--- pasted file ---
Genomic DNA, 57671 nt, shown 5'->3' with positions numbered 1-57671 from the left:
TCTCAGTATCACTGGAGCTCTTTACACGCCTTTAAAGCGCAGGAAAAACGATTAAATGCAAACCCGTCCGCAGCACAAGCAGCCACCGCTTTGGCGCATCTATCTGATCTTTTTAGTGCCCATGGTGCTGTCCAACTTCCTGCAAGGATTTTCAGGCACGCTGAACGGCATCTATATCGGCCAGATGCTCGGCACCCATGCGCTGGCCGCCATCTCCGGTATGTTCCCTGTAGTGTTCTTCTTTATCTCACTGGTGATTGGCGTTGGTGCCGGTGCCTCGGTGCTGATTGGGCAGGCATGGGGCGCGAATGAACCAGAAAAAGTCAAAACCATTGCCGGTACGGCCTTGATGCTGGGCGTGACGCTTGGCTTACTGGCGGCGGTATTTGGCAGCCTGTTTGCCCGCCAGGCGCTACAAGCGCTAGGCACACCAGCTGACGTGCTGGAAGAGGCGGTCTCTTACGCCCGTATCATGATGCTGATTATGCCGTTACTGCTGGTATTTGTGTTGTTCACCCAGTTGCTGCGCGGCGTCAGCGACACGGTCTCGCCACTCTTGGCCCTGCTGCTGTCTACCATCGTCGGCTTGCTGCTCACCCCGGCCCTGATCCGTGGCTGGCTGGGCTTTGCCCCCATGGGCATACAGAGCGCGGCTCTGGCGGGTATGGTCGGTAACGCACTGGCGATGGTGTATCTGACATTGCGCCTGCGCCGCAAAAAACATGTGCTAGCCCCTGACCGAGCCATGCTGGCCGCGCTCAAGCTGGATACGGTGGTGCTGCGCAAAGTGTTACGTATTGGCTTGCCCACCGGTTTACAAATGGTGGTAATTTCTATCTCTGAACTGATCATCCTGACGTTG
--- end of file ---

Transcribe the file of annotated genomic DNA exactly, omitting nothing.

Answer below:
Genomic DNA, 57671 nt, shown 5'->3' with positions numbered 1-57671 from the left:
TCTCAGTATCACTGGAGCTCTTTACACGCCTTTAAAGCGCAGGAAAAACGATTAAATGCAAACCCGTCCGCAGCACAAGCAGCCACCGCTTTGGCGCATCTATCTGATCTTTTTAGTGCCCATGGTGCTGTCCAACTTCCTGCAAGGATTTTCAGGCACGCTGAACGGCATCTATATCGGCCAGATGCTCGGCACCCATGCGCTGGCCGCCATCTCCGGTATGTTCCCTGTAGTGTTCTTCTTTATCTCACTGGTGATTGGCGTTGGTGCCGGTGCCTCGGTGCTGATTGGGCAGGCATGGGGCGCGAATGAACCAGAAAAAGTCAAAACCATTGCCGGTACGGCCTTGATGCTGGGCGTGACGCTTGGCTTACTGGCGGCGGTATTTGGCAGCCTGTTTGCCCGCCAGGCGCTACAAGCGCTAGGCACACCAGCTGACGTGCTGGAAGAGGCGGTCTCTTACGCCCGTATCATGATGCTGATTATGCCGTTACTGCTGGTATTTGTGTTGTTCACCCAGTTGCTGCGCGGCGTCAGCGACACGGTCTCGCCACTCTTGGCCCTGCTGCTGTCTACCATCGTCGGCTTGCTGCTCACCCCGGCCCTGATCCGTGGCTGGCTGGGCTTTGCCCCCATGGGCATACAGAGCGCGGCTCTGGCGGGTATGGTCGGTAACGCACTGGCGATGGTGTATCTGACATTGCGCCTGCGCCGCAAAAAACATGTGCTAGCCCCTGACCGAGCCATGCTGGCCGCGCTCAAGCTGGATACGGTGGTGCTGCGCAAAGTGTTACGTATTGGCTTGCCCACCGGTTTACAAATGGTGGTAATTTCTATCTCTGAACTGATCATCCTGACGTTG